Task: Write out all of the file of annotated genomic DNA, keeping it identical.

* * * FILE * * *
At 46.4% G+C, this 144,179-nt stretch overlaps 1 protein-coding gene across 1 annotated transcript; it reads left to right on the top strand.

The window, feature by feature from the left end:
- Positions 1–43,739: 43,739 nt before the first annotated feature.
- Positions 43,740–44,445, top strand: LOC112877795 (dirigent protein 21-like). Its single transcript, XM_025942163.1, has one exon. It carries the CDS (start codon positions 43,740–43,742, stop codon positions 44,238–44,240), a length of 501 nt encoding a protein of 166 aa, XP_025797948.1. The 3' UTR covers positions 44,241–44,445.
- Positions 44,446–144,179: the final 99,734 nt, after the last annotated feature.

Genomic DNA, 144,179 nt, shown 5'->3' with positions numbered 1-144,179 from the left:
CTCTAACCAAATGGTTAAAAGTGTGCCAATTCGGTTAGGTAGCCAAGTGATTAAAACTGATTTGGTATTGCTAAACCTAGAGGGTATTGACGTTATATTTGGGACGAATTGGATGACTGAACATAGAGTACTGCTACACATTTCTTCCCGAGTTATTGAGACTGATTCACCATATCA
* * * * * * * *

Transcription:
At 46.4% G+C, this 144,179-nt stretch overlaps 1 protein-coding gene across 1 annotated transcript; it reads left to right on the top strand.

The window, feature by feature from the left end:
- Positions 1–43,739: 43,739 nt before the first annotated feature.
- Positions 43,740–44,445, top strand: LOC112877795 (dirigent protein 21-like). Its single transcript, XM_025942163.1, has one exon. It carries the CDS (start codon positions 43,740–43,742, stop codon positions 44,238–44,240), a length of 501 nt encoding a protein of 166 aa, XP_025797948.1. The 3' UTR covers positions 44,241–44,445.
- Positions 44,446–144,179: the final 99,734 nt, after the last annotated feature.

Genomic DNA, 144,179 nt, shown 5'->3' with positions numbered 1-144,179 from the left:
CTCTAACCAAATGGTTAAAAGTGTGCCAATTCGGTTAGGTAGCCAAGTGATTAAAACTGATTTGGTATTGCTAAACCTAGAGGGTATTGACGTTATATTTGGGACGAATTGGATGACTGAACATAGAGTACTGCTACACATTTCTTCCCGAGTTATTGAGACTGATTCACCATATCA